Bullish or Bearish? Week of January 24, 2022

WHAT THE INDICATORS ARE SAYING 

This is what the technical indicators are telling us this week: 

One-week trend = PLUNGE. The bears took over during the week, tanking the SPX from 4622 to 4397, a mind-boggling 225-point selloff. The market has had an awful January, and there is no reason to believe it’s going to be an easy year. It won’t be. Unfortunately, many investors and traders are completely unprepared for a dangerous market (after 13 bullish years, most investors have no experience with volatile selloffs). NOTE: Futures are HIGHER on Sunday night (as the buy-on-the-dippers return), but anything is possible in the morning.

Note: A lot of financial columnists are freaking out because on Friday SPX fell below its 200-day moving average on the DAILY chart. As you know, in this blog we look at the WEEKLY chart, which gives us a longer-term perspective. When SPX falls below its 200-day on the weekly one day, then it’s time to be concerned. Until then, a bounce-back rally is likely, so don’t panic.

SPX 20-day (WEEKLY) = PLUNGE. SPX fell below its 20-day moving average as if it was sliced butter. The next stop is the 50-day on the weekly. Let’s watch to see if it holds this week.

RSI: (S&P 500) @44 (WEEKLY) OVERSOLD. It’s been a long time since RSI has been this oversold (below RSI 50), but here we are. In the past, an oversold RSI didn’t last long as the Fed cut interest rates and took other actions to save the market. Their toolbox seems depleted at the moment but perhaps they can pull a rabbit out of the hat once again and save the day.

MACD (WEEKLY) = SLIGHTLY BEARISH: While the daily MACD is a disaster, the weekly MACD is still above its zero line but below its 9-day signal line. It’s a red flag on the weekly, but no reason to panic yet (according to MACD).

Daily Intraday Volatility (VIX) = 28.85 = HIGH: Not surprisingly, fear visited Wall Street last week, and the VIX spiked higher. It’s not at extreme levels yet (above 40) but option traders gobbled up put options to protect long positions. As a result, the fear index rose dramatically.

Comment: Anyone who has been reading this blog for the last few months should not be surprised by the market selloff. Although the market had seemed unstoppable, it finally succumbed to reality (i.e., inflation, higher interest rates, and COVID) and plunged, taking cryptocurrencies along for the ride lower.

On Friday, many investors panicked, and mindlessly sold, causing the indexes to sink in the afternoon. If you look at a daily stock chart, it’s downright ugly. On the DAILY CHART, SPX fell below its 200-day moving average, MACD tanked, and RSI is in the basement.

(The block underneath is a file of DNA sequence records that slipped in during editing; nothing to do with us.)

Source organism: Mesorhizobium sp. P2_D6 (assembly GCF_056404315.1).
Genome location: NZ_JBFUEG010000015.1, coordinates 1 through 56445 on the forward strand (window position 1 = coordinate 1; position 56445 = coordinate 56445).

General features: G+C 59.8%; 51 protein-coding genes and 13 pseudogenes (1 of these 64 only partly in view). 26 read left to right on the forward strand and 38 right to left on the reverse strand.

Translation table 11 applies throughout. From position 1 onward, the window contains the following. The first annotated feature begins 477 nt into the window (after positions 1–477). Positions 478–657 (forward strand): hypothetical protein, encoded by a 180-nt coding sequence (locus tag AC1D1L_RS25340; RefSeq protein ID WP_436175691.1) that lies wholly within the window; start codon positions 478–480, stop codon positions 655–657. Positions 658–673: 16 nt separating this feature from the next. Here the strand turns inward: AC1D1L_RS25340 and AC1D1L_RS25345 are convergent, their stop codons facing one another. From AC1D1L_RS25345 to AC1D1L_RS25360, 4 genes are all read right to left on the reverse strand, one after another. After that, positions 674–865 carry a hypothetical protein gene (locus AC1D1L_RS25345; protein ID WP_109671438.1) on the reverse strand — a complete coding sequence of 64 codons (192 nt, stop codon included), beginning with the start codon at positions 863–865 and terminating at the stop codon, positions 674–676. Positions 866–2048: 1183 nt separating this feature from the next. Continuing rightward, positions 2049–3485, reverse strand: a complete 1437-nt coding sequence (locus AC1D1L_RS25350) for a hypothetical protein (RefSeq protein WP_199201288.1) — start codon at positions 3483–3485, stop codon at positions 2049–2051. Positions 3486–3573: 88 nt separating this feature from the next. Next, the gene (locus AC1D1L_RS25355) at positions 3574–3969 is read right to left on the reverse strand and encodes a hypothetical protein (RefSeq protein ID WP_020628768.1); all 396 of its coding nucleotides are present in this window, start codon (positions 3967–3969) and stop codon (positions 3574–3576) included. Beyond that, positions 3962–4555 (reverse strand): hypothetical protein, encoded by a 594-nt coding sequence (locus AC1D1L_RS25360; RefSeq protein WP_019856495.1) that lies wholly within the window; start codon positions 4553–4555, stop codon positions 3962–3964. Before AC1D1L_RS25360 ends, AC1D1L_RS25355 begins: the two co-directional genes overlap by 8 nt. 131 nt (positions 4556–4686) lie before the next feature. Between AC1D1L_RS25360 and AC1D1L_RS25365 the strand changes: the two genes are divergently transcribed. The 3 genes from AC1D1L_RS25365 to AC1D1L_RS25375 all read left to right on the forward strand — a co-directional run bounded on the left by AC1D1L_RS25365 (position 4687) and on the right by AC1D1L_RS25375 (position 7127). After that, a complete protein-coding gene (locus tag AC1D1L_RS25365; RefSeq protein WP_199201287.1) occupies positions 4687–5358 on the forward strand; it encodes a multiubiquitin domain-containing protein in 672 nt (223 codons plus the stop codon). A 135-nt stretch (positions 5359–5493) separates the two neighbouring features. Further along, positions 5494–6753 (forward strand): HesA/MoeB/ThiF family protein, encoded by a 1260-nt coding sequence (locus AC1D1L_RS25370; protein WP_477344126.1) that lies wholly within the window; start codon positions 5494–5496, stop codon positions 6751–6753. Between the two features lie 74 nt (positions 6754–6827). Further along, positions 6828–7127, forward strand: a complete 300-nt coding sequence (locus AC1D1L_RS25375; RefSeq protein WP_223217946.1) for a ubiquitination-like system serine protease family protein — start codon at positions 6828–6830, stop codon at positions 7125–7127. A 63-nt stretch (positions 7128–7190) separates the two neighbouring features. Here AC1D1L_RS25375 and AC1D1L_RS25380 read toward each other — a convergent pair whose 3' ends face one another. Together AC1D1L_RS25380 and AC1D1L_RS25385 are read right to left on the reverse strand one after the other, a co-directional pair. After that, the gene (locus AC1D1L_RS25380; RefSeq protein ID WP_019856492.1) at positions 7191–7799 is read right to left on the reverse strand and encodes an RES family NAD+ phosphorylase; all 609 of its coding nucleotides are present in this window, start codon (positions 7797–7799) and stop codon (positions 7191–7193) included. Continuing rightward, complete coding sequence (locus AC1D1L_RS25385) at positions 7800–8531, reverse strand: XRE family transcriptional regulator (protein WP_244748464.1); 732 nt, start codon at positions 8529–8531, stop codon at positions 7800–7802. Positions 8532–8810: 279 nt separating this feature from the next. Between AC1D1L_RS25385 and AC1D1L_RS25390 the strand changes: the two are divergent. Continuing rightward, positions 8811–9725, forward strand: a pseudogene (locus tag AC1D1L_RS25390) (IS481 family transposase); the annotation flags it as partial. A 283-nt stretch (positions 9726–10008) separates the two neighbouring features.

However, in this blog we get our clues from the WEEKLY CHART, which gives more significant signals and provides a broader view of the overall market environment. At the moment, SPX is still above its 50-day MA on the weekly so there is no reason to be alarmed.

Although investors are panicking and many long-only traders are feeling pain, especially in the technology sector, we are not in a bear market yet. For that to occur, there has to be even more intense selling. Based on previous selloffs, the odds are good there will be a rally (this is not a prediction, only a possibility) this week.

If that rally doesn’t appear, and the indexes keep falling below its moving averages, then it’s going to get very ugly in the short term. Be prepared for both scenarios. It’s a good time to review what you own and have a trading plan.

After a 13-year bull market, no one should be surprised the indexes are struggling. There will be many head fakes on the way lower (i.e., there will be fantastic one-day rallies that will lure many bulls back into the market). Unfortunately, no one can predict how this “end of the bull market” scenario is going to play out.

The worst case: A long, drawn-out bear market that takes a year or longer to reach a bottom. A crash would also be unwelcome. The best scenario would be a short-term 10 or 20 percent correction. Unfortunately, the market typically goes its own way, doing the opposite of what everything “thinks” will happen.

Bottom line: Be prepared for some rough times ahead. Months ago, I expected a market selloff, one of the reasons I included a lengthy section on handling bear markets, corrections, and crashes in my upcoming book, How to Profit in the Stock Market (McGraw Hill). The book comes out on May 24th.

Meanwhile, I will do my best to help guide you during this treacherous period. Fortunately, I was mentored by a bear market expert, the late Mark D. Cook, who spent months explaining to me how to survive and thrive in volatile market environments. I truly hope that his worst predictions don’t come true, but be prepared for anything, including adjusting (or switching) trading strategies.

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Stock evaluation program from Barchart: https://bit.ly/3v9Nj9G 

For daily results of multiple indicators, read Yardeni Research: https://goo.gl/eT3fzA

For insightful analysis of the stock market, read Lance Roberts’ latest newsletter:www.realinvestmentadvice.com

For insightful analysis of economic conditions, read Wolf Richter: https://wolfstreet.com

I will notify you of my posts via twitter@michaelsincere

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